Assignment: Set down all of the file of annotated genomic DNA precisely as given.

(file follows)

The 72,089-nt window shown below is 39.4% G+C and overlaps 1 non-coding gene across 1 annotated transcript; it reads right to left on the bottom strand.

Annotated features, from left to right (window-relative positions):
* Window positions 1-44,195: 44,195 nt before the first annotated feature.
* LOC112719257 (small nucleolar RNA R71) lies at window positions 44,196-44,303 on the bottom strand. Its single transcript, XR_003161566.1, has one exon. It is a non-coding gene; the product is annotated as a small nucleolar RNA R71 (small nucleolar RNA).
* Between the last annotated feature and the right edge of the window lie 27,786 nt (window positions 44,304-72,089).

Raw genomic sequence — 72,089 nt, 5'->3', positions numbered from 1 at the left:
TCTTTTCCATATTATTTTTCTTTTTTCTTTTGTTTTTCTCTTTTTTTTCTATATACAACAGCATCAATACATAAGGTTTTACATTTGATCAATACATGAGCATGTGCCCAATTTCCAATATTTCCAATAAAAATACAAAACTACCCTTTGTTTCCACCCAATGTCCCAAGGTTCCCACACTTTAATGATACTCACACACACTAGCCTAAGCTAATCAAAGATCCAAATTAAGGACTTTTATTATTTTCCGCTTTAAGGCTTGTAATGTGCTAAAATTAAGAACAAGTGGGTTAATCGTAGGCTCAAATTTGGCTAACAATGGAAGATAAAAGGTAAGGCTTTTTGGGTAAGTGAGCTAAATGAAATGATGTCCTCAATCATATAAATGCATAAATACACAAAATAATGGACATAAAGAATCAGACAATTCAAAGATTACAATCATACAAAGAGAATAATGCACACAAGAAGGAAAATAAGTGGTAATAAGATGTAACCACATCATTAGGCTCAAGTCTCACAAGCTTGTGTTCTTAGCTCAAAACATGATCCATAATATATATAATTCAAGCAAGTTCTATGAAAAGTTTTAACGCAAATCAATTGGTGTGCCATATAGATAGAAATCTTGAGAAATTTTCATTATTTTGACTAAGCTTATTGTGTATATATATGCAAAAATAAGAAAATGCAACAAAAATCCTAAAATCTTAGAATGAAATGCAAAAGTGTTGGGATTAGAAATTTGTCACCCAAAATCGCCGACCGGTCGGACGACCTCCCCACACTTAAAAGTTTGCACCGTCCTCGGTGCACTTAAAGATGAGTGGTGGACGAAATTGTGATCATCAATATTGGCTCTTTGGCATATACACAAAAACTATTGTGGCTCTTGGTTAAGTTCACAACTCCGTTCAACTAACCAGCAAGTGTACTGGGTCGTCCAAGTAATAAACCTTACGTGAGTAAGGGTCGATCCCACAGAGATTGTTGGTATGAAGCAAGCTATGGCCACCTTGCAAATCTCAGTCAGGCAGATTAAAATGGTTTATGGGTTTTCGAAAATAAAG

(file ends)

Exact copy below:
The 72,089-nt window shown below is 39.4% G+C and overlaps 1 non-coding gene across 1 annotated transcript; it reads right to left on the bottom strand.

Annotated features, from left to right (window-relative positions):
* Window positions 1-44,195: 44,195 nt before the first annotated feature.
* LOC112719257 (small nucleolar RNA R71) lies at window positions 44,196-44,303 on the bottom strand. Its single transcript, XR_003161566.1, has one exon. It is a non-coding gene; the product is annotated as a small nucleolar RNA R71 (small nucleolar RNA).
* Between the last annotated feature and the right edge of the window lie 27,786 nt (window positions 44,304-72,089).

Raw genomic sequence — 72,089 nt, 5'->3', positions numbered from 1 at the left:
TCTTTTCCATATTATTTTTCTTTTTTCTTTTGTTTTTCTCTTTTTTTTCTATATACAACAGCATCAATACATAAGGTTTTACATTTGATCAATACATGAGCATGTGCCCAATTTCCAATATTTCCAATAAAAATACAAAACTACCCTTTGTTTCCACCCAATGTCCCAAGGTTCCCACACTTTAATGATACTCACACACACTAGCCTAAGCTAATCAAAGATCCAAATTAAGGACTTTTATTATTTTCCGCTTTAAGGCTTGTAATGTGCTAAAATTAAGAACAAGTGGGTTAATCGTAGGCTCAAATTTGGCTAACAATGGAAGATAAAAGGTAAGGCTTTTTGGGTAAGTGAGCTAAATGAAATGATGTCCTCAATCATATAAATGCATAAATACACAAAATAATGGACATAAAGAATCAGACAATTCAAAGATTACAATCATACAAAGAGAATAATGCACACAAGAAGGAAAATAAGTGGTAATAAGATGTAACCACATCATTAGGCTCAAGTCTCACAAGCTTGTGTTCTTAGCTCAAAACATGATCCATAATATATATAATTCAAGCAAGTTCTATGAAAAGTTTTAACGCAAATCAATTGGTGTGCCATATAGATAGAAATCTTGAGAAATTTTCATTATTTTGACTAAGCTTATTGTGTATATATATGCAAAAATAAGAAAATGCAACAAAAATCCTAAAATCTTAGAATGAAATGCAAAAGTGTTGGGATTAGAAATTTGTCACCCAAAATCGCCGACCGGTCGGACGACCTCCCCACACTTAAAAGTTTGCACCGTCCTCGGTGCACTTAAAGATGAGTGGTGGACGAAATTGTGATCATCAATATTGGCTCTTTGGCATATACACAAAAACTATTGTGGCTCTTGGTTAAGTTCACAACTCCGTTCAACTAACCAGCAAGTGTACTGGGTCGTCCAAGTAATAAACCTTACGTGAGTAAGGGTCGATCCCACAGAGATTGTTGGTATGAAGCAAGCTATGGCCACCTTGCAAATCTCAGTCAGGCAGATTAAAATGGTTTATGGGTTTTCGAAAATAAAG